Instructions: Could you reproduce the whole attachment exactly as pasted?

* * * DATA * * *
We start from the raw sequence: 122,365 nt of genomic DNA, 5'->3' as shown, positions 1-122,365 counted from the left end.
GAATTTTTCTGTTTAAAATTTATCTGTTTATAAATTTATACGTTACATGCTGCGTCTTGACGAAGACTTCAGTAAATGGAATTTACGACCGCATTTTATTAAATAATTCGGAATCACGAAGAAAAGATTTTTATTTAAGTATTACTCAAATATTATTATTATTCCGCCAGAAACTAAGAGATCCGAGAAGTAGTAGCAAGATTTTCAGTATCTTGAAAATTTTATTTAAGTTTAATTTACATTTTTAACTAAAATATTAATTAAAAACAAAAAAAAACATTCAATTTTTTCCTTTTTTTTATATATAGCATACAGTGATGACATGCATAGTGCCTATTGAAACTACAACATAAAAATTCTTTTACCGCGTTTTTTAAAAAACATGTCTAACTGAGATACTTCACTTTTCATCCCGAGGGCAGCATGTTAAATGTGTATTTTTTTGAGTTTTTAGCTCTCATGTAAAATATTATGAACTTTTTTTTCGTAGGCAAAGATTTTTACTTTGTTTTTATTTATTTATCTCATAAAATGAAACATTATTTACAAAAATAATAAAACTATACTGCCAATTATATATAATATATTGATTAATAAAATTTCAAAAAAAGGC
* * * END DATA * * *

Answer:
We start from the raw sequence: 122,365 nt of genomic DNA, 5'->3' as shown, positions 1-122,365 counted from the left end.
GAATTTTTCTGTTTAAAATTTATCTGTTTATAAATTTATACGTTACATGCTGCGTCTTGACGAAGACTTCAGTAAATGGAATTTACGACCGCATTTTATTAAATAATTCGGAATCACGAAGAAAAGATTTTTATTTAAGTATTACTCAAATATTATTATTATTCCGCCAGAAACTAAGAGATCCGAGAAGTAGTAGCAAGATTTTCAGTATCTTGAAAATTTTATTTAAGTTTAATTTACATTTTTAACTAAAATATTAATTAAAAACAAAAAAAAACATTCAATTTTTTCCTTTTTTTTATATATAGCATACAGTGATGACATGCATAGTGCCTATTGAAACTACAACATAAAAATTCTTTTACCGCGTTTTTTAAAAAACATGTCTAACTGAGATACTTCACTTTTCATCCCGAGGGCAGCATGTTAAATGTGTATTTTTTTGAGTTTTTAGCTCTCATGTAAAATATTATGAACTTTTTTTTCGTAGGCAAAGATTTTTACTTTGTTTTTATTTATTTATCTCATAAAATGAAACATTATTTACAAAAATAATAAAACTATACTGCCAATTATATATAATATATTGATTAATAAAATTTCAAAAAAAGGC